What exactly do pointers store? (C++)

2020-08-26 11:30发布


I know that pointers store the address of the value that they point to, but if you display the value of a pointer directly to the screen, you get a hexadecimal number. If the number is exactly what the pointer stores, then when saying

pA = pB; //both are pointers

you're copying the address. Then wouldn't there be a bigger overhead to using pointers when working with very small items like ints and bools?


A pointer is essentially just a number. It stores the address in RAM where the data is. The pointer itself is pretty small (probably the same size as an int on 32 bit architectures, long on 64 bit).

You are correct though that an int * would not save any space when working with ints. But that is not the point (no pun intended). Pointers are there so you can have references to things, not just use the things themselves.


Memory addresses.

That is the locations in memory where other stuff is.

Pointers are generally the word size of the processor, so they can generally be moved around in a single instruction cycle. In short, they are fast.


As others have said, a pointer stores a memory address which is "just a number' but that is an abstraction. Depending on processor architecture it may be more than one number, for instance a base and offset that must be added to dereference the pointer. In this case the overhead is slightly higher than if the address is a single number.

Yes, there is overhead in accessing an int or a bool via a pointer vs. directly, where the processor can put the variable in a register. Pointers are usually used where the value of the indirection outweighs any overhead, i.e. traversing an array.

I've been referring to time overhead. Not sure if OP was more concerned space or time overhead.


The number refers to its address in memory. The size of a pointer is typically the native size of the computer's architecture so there is no additional overhead compared to any other primitive type.


On some architectures there is an additional overhead of pointers to characters because the architecture only supports addressing words (32- or 64-bit values). A pointer to a character is therefore stored as a word address and an offset of the character within that word. De-referencing the pointer involves fetching the word and then shifting and masking it's value to extract the character.


Let me start from the basics. First of all, you will have to know what variable are and how they are used.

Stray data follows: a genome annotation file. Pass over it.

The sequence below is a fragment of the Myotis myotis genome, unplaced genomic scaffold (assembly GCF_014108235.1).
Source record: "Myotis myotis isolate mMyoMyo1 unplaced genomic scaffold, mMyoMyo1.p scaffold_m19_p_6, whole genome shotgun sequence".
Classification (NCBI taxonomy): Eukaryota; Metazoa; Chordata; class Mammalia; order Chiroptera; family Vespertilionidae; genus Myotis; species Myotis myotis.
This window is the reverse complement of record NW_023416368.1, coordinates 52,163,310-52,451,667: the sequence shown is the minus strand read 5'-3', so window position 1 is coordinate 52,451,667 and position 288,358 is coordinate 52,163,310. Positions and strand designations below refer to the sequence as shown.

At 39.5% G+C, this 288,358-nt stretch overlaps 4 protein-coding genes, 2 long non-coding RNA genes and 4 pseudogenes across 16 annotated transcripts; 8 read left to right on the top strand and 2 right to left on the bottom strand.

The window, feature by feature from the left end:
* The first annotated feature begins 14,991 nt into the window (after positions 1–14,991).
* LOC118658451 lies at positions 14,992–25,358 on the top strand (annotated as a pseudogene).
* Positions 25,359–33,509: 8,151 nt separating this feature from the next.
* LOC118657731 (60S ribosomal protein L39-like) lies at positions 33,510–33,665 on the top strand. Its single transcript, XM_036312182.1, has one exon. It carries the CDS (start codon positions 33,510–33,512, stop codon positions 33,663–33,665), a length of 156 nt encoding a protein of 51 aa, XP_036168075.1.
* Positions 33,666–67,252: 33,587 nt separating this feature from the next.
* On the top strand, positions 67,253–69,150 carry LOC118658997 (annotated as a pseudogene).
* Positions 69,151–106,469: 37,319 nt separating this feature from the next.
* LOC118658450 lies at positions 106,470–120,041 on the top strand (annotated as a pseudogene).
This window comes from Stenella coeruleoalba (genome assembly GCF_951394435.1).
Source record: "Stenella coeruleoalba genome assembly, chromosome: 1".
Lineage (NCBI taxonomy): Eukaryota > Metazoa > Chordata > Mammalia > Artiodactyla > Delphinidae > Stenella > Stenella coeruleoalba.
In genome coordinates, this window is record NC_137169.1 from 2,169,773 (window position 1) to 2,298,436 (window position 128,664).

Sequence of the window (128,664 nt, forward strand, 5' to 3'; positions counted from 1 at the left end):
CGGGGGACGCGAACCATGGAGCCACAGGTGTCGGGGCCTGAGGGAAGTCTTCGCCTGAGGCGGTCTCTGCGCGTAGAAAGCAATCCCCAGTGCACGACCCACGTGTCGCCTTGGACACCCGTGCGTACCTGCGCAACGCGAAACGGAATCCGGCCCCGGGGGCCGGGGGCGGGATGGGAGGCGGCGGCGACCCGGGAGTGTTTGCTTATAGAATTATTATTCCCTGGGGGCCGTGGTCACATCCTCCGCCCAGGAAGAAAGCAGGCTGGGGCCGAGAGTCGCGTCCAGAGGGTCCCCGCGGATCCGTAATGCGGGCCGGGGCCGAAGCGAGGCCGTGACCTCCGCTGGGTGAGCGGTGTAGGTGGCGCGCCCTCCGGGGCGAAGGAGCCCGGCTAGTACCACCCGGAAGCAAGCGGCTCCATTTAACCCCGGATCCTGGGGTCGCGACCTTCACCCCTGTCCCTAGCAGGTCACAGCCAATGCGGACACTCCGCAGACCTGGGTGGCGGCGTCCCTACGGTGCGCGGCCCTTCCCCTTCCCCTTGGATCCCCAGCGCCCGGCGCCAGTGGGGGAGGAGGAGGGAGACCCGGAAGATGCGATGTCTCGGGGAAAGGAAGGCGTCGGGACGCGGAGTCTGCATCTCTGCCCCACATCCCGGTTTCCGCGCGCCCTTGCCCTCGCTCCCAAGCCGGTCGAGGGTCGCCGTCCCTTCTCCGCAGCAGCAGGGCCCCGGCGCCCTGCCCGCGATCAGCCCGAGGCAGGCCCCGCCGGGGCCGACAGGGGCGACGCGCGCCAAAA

Variables are basically memory locations(usually containing some values) and we use some identifier(i.e., variable names) to refer to that memory location and use the value present at that location.

For understanding it better, suppose we want the information from memory cells present at some location relative to the current variable. Can we use the identifier to extract information from nearby cells? No. Because the identifier(variable name) will only give the value contained in that particular cell.

But, If somehow we can get the memory address at which this variable is present then we can easily move to nearby locations and use their information as well(at runtime).

This is where pointers come into play. They are used to store the location of that variable so that we can use the additional address information whenever required.

Syntax: To store the address of a variable we can simply use & (address-of) operator.

foo = &bar 

Here foo stores the address of variable bar.

Now, what if we want to know the value present at that address?

For that, we can simply use the * (dereference) operator.

value = *foo

Now that we have to store the address of a variable, we'll be needing the memory the same way as we need in case of a variable. This means pointers are also stored in the memory the same way as other variables, so just like in case of variables, we can also store the address of a pointer into yet another pointer.


An address in memory. Points to somewhere! :-)


Yes, you're right, both in terms of speed and memory.

Pointers always take up more bytes than your standard int and, especially, bool and char data types. On modern machines pointers typically are 64-bits which is 8x more than char.

This means that allocating foo is much slower than bar, because we need to ask the operating system to process more memory allocations for us:

struct Foo
    char * single_character;
    bool * single_bool;

struct Bar
    char single_character;
    bool single_bool;

#include <vector>

int main()
    int size = 1000000;
    std::vector<Foo> foo(size);
    std::vector<Bar> bar(size);

    return 0;

As dmckee pointed out, a single copy of a one-byte bool and a single copy of a pointer are just as fast:

bool num1, num2,* p1, * p2;
num1 = num2; // this takes one clock cycle
p1 = p2; // this takes another

As dmckee said, this is true when you're using a 64-bit architecture.

However, copying of arrays of ints, bools and chars can be much faster, because we can squeeze multiples of them onto each register:

#include <iostream>

int main ()
    const int n_elements = 100000 * sizeof(int64_t);

    bool A[n_elements];
    bool B[n_elements];

    int64_t * A_fast = (int64_t *) A;
    int64_t * B_fast = (int64_t *) B;

    const int n_quick_elements = n_elements / sizeof(int64_t);

    for (int i = 0; i < 10000; ++i)
        for (int j = 0; j < n_quick_elements; ++j)
            A_fast[j] = B_fast[j];

    return 0;

The STL containers and other good libraries do this sort of thing for us, using type_traits (is_trivially_copyable) and std::memcopy. Using points under the false guise that they're always faster can prevent those libraries from optimising.

Conclusion: It may seem obvious with these examples, but only use pointers/references on basic data types when you need to take/give access to the original object.